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The ankle joint is a joint in mortise configuration. The lateral side is marked by the fibula; the medial side marked by the medial-most section of the tibia; the articular roof is formed by the tibia. The talus is contained within the ankle mortise.

A break in the continuity of the bone is called a fracture. At ankle level, there are two main reasons for these: torsion and direct impact loading, such as a fall from a height. Torsion causes fractures in the malleoli, taking different names depending on the number of elements affected. Direct impact generates fractures due to compression in the joint cartilage area (tibial pilon fractures). These can imply greater joint damage and can compromise the viability of the cartilage.


The main cause of a fracture is usually trauma. Pathological fractures can occur in places where the bone is weakened by a process or disease.

Repeated and cyclic overloading of a bone can cause what are known as stress fractures. They are found in two types:

  • Fractures due to fatigue: The causes are usually strenuous activity or an activity the person is not accustomed to. They commonly affect soldiers, dancers and runners.
  • Fractures due to insufficiency: There are a number of causes such as rheumatoid arthritis, osteoporosis, Paget’s disease, osetomalacia or rickets, hyperparathyroidism, renal osteodystrophy, brittle bone disease (osteogenesis imperfecta), fibrose dysplasia and radiation.

Pain, inflammation, haematoma, secondary deformity and displacement.


The bone is tissue which has the capacity for regeneration. When there is a fracture, a healing process is triggered with an initial phase of inflammation, followed by tissue repair. Finally, via a remodelling process, the bone regains the structure it had prior to the fracture.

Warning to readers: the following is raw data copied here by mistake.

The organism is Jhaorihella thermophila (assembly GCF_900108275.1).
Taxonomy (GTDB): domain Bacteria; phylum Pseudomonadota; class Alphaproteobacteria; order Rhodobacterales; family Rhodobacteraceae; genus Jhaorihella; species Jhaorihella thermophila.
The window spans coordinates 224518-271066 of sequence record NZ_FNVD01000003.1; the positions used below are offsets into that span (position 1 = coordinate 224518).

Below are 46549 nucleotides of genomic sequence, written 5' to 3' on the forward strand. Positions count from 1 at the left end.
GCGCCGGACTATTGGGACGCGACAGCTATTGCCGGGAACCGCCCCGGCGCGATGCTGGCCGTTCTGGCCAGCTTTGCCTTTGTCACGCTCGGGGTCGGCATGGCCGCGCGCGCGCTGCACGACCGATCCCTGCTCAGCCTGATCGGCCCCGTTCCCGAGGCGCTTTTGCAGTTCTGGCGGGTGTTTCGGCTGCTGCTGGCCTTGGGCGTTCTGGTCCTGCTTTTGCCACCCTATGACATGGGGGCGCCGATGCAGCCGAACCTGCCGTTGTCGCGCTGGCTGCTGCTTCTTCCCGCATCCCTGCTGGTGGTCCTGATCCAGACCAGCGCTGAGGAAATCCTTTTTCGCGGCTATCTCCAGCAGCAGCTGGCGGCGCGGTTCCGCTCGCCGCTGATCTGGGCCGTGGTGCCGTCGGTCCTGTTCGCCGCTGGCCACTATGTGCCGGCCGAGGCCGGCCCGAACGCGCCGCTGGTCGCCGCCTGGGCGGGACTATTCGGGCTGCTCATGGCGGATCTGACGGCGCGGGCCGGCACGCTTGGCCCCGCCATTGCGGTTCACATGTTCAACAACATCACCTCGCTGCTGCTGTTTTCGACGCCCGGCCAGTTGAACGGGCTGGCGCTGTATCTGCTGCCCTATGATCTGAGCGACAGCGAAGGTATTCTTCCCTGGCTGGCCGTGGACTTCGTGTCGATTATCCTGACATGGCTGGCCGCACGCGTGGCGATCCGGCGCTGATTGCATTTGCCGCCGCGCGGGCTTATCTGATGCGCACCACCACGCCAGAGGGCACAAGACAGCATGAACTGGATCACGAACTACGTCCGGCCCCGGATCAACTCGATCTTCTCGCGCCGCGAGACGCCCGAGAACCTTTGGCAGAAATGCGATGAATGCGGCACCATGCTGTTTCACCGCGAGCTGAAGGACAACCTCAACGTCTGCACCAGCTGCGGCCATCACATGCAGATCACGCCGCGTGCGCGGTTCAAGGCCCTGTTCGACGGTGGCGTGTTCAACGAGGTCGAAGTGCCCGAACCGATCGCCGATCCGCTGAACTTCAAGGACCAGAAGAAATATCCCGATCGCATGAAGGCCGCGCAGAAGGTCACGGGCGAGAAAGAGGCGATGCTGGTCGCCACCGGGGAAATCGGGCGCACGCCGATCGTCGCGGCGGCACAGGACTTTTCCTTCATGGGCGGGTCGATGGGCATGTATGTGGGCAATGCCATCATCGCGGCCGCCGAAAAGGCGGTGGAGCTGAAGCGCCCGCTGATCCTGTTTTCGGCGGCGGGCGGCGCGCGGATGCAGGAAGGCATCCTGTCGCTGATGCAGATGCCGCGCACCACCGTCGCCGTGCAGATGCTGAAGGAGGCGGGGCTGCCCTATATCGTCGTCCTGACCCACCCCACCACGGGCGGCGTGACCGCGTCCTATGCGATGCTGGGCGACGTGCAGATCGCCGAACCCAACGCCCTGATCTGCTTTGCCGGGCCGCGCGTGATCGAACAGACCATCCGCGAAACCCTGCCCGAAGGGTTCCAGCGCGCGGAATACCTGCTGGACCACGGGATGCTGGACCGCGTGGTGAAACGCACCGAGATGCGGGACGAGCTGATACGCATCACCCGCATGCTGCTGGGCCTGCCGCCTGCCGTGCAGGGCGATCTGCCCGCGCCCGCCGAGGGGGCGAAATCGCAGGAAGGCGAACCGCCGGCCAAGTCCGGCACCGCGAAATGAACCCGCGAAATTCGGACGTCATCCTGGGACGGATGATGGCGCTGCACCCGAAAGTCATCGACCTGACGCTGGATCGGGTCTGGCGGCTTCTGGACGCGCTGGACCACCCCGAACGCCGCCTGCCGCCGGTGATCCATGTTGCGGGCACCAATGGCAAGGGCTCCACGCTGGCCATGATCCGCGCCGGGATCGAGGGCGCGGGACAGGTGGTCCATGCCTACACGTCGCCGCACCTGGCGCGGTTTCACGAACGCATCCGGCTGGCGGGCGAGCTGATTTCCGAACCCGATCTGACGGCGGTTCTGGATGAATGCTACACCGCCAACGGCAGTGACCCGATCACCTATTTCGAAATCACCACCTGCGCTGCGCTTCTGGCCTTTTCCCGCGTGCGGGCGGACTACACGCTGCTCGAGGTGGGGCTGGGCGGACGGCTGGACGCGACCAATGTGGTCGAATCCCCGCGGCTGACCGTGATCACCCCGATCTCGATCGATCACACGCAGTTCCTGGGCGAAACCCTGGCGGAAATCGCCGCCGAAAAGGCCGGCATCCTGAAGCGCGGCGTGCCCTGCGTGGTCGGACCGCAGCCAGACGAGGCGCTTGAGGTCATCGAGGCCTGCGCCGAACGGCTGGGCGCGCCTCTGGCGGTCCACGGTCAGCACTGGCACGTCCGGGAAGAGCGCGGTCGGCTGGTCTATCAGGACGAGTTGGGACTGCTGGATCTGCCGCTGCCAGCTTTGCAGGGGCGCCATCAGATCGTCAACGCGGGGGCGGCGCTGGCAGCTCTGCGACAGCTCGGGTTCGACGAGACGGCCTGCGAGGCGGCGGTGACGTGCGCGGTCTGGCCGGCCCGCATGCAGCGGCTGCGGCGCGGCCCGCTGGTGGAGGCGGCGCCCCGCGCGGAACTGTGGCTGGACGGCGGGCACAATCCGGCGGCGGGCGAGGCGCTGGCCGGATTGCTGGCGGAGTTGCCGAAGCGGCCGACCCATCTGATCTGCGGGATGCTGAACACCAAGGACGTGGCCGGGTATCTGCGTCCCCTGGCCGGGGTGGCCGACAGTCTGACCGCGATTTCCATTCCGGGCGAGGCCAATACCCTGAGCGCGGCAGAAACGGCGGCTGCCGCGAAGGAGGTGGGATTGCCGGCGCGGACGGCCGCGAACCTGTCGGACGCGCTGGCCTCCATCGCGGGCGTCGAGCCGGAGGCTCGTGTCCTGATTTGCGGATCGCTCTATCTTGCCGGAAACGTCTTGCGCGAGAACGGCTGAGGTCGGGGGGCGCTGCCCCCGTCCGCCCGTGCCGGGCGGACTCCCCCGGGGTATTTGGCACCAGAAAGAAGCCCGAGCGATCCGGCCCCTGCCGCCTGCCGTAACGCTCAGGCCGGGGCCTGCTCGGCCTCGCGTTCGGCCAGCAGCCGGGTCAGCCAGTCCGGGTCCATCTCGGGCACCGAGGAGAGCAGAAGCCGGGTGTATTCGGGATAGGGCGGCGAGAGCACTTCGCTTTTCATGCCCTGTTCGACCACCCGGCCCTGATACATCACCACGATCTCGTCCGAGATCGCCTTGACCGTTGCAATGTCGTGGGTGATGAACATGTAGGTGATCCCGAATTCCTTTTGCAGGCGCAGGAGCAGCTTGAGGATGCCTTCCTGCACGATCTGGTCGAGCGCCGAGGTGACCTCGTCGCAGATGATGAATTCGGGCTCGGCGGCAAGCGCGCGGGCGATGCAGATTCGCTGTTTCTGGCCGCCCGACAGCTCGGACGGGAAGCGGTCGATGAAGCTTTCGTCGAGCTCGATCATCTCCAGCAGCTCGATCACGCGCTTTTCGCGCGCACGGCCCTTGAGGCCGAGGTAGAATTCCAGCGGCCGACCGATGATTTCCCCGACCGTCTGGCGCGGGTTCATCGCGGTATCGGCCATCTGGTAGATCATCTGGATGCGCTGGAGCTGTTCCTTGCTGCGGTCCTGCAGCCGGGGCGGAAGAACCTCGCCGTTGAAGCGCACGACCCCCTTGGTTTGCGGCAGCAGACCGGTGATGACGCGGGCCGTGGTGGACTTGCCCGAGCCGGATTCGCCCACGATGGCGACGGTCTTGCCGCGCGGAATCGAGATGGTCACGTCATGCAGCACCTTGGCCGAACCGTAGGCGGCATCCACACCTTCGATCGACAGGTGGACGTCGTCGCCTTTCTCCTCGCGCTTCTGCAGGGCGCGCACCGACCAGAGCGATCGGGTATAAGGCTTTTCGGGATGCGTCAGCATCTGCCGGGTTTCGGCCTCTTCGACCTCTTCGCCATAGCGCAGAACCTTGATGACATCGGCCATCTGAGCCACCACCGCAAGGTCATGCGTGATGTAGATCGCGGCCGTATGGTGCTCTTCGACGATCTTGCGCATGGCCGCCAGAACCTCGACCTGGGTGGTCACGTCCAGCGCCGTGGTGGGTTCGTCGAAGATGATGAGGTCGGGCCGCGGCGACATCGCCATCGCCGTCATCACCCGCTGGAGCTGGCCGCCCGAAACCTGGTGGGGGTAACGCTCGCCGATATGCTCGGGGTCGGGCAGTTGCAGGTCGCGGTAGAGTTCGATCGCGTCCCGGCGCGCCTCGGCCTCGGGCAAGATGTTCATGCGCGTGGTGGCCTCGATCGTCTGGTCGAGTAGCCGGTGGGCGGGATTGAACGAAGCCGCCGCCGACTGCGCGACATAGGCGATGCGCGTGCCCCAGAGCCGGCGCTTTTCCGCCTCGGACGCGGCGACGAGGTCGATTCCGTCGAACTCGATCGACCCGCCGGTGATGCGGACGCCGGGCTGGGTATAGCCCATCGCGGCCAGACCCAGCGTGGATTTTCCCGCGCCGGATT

The goal of fracture treatment is:

  • to maintain correct alignment while the healing process takes place.
  • to reduce recovery time.

Immobilisation systems are employed to maintain alignment, be it with orthopedic techniques such as plaster casts or with surgical techniques like the insertion of plaques, pins, endomedullary nails, etc. Correct immobilisation, which permits the transition of stress without the fracture becoming displaced, accelerates the healing process.

Biological treatment using platelet-rich plasma (PRP).

PRP injected in the focus of the fracture eliminates the inflammation phase and enhances the repair phase, thus improving and shortening the healing process.

In conservative treatment of fractures, once reduced and stabilised, the PRP liquid is activated for its injection at the focus of the already-reduced fracture, always under radioscopic control and with maximum asepsis. The volume of PRP injected will depend on the fractured bone. A follow-up of the progress of the fracture will be carried out, and if signs of consolidation slowing are detected, a second injection of PRP liquid will be administered between the fourth and sixth week.